Doctor insights on:
How Do You Get Renal Failure
The kidneys do several tasks. Dialysis is necessary when one or more of the following occur, that can't be remedied or palliated with medications: 1. Insufficient clearance of daily toxins in food and metabolic waste 2. Insufficient clearance of excess water 3. Dangerous electrolyte imbalance, ...Read more
Complex: Even though the mechanisms are complex, one way to understand is that if you lose the ability to filter your blood and eliminate extra fluid from your body (one of the kidney's main functions) your heart will be burdened with pumping a lot more blood than it was intended to do and will therefore fatigue and not pump as well (same as any other muscle would if forced to work "overtime"). ...Read moreSee 1 more doctor answer
Creatinine level is 12.6. Can this be brought down? Can it be a case of acute renal failure and things get back to normal after some treatment?
Can a person survive prerenal acute renal failure due to severe dehydration without medical help? If so, what are the consequences of not gettin help?
Not advised: Yes, but just because something can be done means that it should be down. A prolonged prerenal state can lead to severe tubular necrosis which is not quickly or always 100% reversible. Prolonged renal failure (prerenal or otherwise) if severe enough puts the individual at risk of death from chemical abnormalities and uremia. Short term risk death, if survives long term risk incomplete recovery. ...Read moreSee 1 more doctor answer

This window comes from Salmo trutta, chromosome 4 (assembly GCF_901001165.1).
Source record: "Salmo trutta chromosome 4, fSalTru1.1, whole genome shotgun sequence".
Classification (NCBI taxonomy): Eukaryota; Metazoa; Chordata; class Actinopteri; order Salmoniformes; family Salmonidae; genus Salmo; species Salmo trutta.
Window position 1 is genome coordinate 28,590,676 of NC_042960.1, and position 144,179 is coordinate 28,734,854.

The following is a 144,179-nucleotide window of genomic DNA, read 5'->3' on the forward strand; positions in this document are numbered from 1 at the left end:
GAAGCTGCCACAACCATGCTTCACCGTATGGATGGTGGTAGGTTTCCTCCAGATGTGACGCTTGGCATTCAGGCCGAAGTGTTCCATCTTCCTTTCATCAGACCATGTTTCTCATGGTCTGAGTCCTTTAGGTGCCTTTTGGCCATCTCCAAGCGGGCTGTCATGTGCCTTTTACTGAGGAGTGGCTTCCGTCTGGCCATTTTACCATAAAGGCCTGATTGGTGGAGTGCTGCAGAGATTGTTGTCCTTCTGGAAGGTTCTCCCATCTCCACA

When someone has end stage renal failure, how long can they typically be expected to live if they do not get dialysis or transplant? 92 y/o with chf.
Hard to do: CHF and impaired renal function are difficult to deal with, because improving one makes the other worse. It is a fine line between reducing fluid to help the heart failure, but keeping enough to keep the kidney function from getting worse. Dialysis may be the best answer. See his nephrologist for an answer. ...Read moreSee 1 more doctor answer
Pre-renal acute renal failure may occur without systemic hypotension in patients taking nsaid or acei , why ? I just do not get it ?
Effect blood flow: Nsaids interfere with prostaglandin production in the kidney , some of which may cause blood vessels to dilate. Blocking the prostaglandin production causes the vessels to constrict and decreases blood flow to the kidney. Acei inhibit angiotensin ii production this allows the efferent arteriole to dilate, lowering the hydrostatic pressure in the glomerulous and decreasing kidney function. ...Read more
It depends: Usually it depends on the reason , the severity and person health. While renal failure due to dehydration and obstruction ( stones, prostate in a man)is reversible most of the the time , renal failure due to intrinsic kidney problems is sometimes hard to treat. ...Read moreSee 1 more doctor answer
ESRD options: Patients with esrd have 4 options. One is hemodialysis (h), either at a dialysis center, doing regular or nocturnal h, or doing h at home. The second is, peritoneal dialysis. Esrd patients can receive a transplant for either a living related or a cadaveric donor. The 4th option is one that very few patients consider, and that is not starting dialysis at all leading to a fatal outcome. ...Read more
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